Looking to 2020, the anticipated theme of the global economy is uncertainty, as countries around the world wait for clarity over future trading arrangements. Construction activity will slow as long as these geopolitical discussions linger.
Impacts of Tariffs, Brexit Felt Globally
Trade relationships are shattered across the world, and manufacturers are paying the price. In the U.S., we are seeing contractors willing to hold material quotes for only 20 days due to pricing volatility. With U.S.-imposed tariffs undergoing continuous revisions, some owners are postponing projects in the hope that tariffs will be lifted and steel and aluminum prices will drop. We anticipate this “wait and see” trend will continue as owners await developments in trade discussions between the U.S. and China and the result of the 2020 presidential election.
In the U.K. and Europe, concerns remain around the impact of Brexit and material transport between countries, specifically Great Britain and Northern Ireland. According to my colleague, Richard Hill, a senior director in Currie & Brown’s London office, “It is unclear how the trade relationship will unfold between Great Britain and Northern Ireland under the terms of the proposed withdrawal agreement, but companies across the industry are now factoring these risks into their business plans going forward.” Tariffs imposed between the U.K. and Europe and delays due to increased administration at border checks are concerns for the U.K. and European construction markets.
Despite U.S. steel tariffs, Chinese steel producers are struggling to keep up with demand. While inventory falls and demand grows, prices have experienced surprisingly modest increases. Demand is expected to plateau in 2020. There is, however, a risk of price increases across neighboring markets should inventories continue to decline.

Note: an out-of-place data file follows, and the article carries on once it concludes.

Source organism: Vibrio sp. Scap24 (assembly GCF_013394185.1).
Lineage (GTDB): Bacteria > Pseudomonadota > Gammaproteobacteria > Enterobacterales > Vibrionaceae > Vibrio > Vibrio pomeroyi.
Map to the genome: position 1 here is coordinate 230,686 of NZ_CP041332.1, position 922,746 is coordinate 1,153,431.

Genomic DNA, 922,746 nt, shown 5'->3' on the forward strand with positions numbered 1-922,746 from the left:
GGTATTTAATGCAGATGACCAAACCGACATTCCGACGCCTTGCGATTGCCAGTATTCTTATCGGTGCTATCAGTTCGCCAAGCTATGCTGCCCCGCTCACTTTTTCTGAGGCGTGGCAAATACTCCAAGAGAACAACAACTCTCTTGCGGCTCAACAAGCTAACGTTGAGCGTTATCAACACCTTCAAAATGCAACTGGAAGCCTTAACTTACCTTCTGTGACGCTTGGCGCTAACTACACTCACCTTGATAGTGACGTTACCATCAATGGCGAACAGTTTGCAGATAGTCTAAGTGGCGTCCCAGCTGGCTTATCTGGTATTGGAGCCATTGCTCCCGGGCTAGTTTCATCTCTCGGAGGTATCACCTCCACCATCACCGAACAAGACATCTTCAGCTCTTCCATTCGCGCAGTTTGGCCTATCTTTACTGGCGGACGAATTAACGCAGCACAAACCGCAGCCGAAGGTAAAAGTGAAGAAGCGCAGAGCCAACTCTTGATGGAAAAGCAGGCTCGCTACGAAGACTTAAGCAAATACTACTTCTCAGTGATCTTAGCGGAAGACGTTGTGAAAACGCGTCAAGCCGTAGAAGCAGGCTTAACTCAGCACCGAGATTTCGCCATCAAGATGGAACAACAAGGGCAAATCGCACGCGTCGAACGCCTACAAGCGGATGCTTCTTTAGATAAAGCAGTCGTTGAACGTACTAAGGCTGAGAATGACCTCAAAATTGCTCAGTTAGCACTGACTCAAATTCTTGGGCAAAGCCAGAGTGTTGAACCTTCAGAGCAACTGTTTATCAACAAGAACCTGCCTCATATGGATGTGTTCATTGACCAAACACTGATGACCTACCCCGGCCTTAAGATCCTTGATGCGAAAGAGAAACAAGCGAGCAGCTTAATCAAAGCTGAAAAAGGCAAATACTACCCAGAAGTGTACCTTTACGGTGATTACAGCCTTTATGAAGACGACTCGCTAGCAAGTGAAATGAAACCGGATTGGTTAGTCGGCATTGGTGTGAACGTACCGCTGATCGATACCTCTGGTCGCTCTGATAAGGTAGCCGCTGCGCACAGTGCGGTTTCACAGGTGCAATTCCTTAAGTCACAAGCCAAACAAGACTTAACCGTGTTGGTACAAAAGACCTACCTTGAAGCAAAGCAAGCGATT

Labor Shortage Concerns Continue
Regardless of trade relationship ambiguity, the skilled labor shortage will be the biggest concern for cost increases globally throughout 2020. Across the world, contractors are offering incentives to attract skilled labor, particularly in busy mission-critical, manufacturing and infrastructure sectors. In the U.S., contractors are working to attract labor from out-of-union jurisdiction by offering additional incentives such as per diems, guaranteed overtime and bonuses. This trend is similar in the U.K., where the reduced presence of European migrant labor has stalled project timelines and productivity while increasing costs.
According to Robert Fuller, senior director in Currie & Brown’s Tokyo office, “The lack of younger talent in the construction industry, and the inability to hire lower-cost labor from other markets means this will continue for some time. In 2019 alone, the cost of labor in Japan for mechanical and electrical works has increased by 20%.” He notes the potential for the Japanese construction industry to change as off-site manufacturing becomes increasingly attractive to owners, and talent remains hard to come by.
Simon Andrews, Currie & Brown’s chief operating officer in the Middle East, highlighted this same problem in the UAE: “Attracting and retaining staff across the region is critical, as the opportunities at home versus the cost of living in the region present a continuing battle. Hiring and training local staff is now a requirement and those who ignore this will miss out on projects over the next few years.”
What To Expect in 2020
The two major economic story lines, Brexit and the U.S.-China trade relationship, will be talking points this year but are not likely to have drastic impacts on construction costs until late 2020 or 2021 at the earliest. The key cost concern in 2020 will be managing the skilled labor shortage, with labor escalation expected to outpace material escalation.
Alex Johnson is a location intelligence analyst at Currie & Brown, and is based in Minneapolis. Johnson can be reached at Alex.Johnson@curriebrown.com.